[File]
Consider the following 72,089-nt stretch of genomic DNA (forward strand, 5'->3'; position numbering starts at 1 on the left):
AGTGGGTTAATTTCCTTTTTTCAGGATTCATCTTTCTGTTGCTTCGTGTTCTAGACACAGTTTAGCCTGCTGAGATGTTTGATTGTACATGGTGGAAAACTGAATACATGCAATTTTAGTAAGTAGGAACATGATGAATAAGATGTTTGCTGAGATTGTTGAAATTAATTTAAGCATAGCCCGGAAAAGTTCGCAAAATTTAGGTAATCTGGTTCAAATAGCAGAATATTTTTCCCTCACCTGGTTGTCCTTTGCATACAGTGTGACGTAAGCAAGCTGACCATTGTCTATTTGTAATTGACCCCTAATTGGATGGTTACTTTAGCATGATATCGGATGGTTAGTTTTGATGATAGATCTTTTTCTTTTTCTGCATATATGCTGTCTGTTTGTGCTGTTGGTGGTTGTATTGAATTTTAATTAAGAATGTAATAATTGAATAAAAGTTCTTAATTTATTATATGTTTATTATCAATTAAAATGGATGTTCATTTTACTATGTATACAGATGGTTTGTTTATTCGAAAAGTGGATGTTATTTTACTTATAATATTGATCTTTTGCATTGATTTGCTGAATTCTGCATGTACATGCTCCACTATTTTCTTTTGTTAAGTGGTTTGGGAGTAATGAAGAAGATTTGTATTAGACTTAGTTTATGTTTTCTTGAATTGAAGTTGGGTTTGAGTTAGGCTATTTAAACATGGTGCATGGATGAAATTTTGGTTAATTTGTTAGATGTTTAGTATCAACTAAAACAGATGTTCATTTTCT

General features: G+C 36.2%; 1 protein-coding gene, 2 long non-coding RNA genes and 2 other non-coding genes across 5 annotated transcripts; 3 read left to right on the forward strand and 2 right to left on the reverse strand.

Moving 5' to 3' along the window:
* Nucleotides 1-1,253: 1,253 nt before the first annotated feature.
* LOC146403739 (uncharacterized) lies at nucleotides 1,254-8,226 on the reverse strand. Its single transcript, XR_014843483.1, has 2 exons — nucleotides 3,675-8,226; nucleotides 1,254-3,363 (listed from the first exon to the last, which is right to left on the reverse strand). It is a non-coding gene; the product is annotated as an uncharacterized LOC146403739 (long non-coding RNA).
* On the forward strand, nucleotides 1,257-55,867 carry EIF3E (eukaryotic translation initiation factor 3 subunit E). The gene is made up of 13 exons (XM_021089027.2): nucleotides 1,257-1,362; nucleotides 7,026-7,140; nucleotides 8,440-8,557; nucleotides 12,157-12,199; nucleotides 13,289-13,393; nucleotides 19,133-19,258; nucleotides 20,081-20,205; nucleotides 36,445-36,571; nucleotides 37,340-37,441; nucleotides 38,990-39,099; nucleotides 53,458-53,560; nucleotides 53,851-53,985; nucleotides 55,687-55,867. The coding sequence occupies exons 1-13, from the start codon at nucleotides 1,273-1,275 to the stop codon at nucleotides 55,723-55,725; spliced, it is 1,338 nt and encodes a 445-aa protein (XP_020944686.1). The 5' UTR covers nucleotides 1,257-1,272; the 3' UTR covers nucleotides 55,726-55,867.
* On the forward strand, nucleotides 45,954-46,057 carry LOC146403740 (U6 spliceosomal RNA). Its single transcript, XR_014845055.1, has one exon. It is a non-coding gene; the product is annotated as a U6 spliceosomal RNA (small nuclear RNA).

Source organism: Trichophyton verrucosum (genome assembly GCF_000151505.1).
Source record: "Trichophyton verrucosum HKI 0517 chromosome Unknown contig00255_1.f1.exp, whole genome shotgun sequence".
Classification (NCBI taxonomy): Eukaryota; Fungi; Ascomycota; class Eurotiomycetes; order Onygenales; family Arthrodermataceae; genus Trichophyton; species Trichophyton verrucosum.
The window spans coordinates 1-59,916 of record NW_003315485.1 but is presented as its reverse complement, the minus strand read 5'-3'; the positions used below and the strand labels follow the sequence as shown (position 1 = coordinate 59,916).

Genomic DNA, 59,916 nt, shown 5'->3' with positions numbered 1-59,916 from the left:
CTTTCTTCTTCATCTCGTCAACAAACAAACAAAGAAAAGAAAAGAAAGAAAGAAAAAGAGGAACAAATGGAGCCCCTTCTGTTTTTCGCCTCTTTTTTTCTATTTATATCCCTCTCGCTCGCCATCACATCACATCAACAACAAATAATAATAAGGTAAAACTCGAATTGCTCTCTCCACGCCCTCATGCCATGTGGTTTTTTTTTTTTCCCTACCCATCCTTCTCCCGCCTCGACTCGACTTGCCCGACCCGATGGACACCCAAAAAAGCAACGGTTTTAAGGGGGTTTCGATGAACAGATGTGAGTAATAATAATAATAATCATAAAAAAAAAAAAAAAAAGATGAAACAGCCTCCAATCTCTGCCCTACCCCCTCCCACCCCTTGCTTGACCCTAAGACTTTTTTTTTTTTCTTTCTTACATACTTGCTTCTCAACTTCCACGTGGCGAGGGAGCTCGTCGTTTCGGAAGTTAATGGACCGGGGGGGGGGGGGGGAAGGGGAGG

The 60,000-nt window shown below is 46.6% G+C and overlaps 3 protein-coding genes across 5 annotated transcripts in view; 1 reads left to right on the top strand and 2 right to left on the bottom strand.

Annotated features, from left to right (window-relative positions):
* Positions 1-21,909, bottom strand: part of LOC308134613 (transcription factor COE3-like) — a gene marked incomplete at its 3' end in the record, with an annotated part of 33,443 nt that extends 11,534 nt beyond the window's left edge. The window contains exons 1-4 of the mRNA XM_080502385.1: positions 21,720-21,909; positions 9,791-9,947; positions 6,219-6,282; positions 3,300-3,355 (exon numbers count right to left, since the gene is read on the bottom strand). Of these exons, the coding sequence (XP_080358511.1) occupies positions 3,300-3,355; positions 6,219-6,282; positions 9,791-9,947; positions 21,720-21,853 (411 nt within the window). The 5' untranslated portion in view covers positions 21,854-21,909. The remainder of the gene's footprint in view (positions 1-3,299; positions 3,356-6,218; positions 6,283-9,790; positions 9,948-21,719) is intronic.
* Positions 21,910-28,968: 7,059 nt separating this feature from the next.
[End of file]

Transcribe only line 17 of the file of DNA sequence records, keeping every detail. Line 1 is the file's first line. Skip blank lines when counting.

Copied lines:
* Positions 1-21,909, bottom strand: part of LOC308134613 (transcription factor COE3-like) — a gene marked incomplete at its 3' end in the record, with an annotated part of 33,443 nt that extends 11,534 nt beyond the window's left edge. The window contains exons 1-4 of the mRNA XM_080502385.1: positions 21,720-21,909; positions 9,791-9,947; positions 6,219-6,282; positions 3,300-3,355 (exon numbers count right to left, since the gene is read on the bottom strand). Of these exons, the coding sequence (XP_080358511.1) occupies positions 3,300-3,355; positions 6,219-6,282; positions 9,791-9,947; positions 21,720-21,853 (411 nt within the window). The 5' untranslated portion in view covers positions 21,854-21,909. The remainder of the gene's footprint in view (positions 1-3,299; positions 3,356-6,218; positions 6,283-9,790; positions 9,948-21,719) is intronic.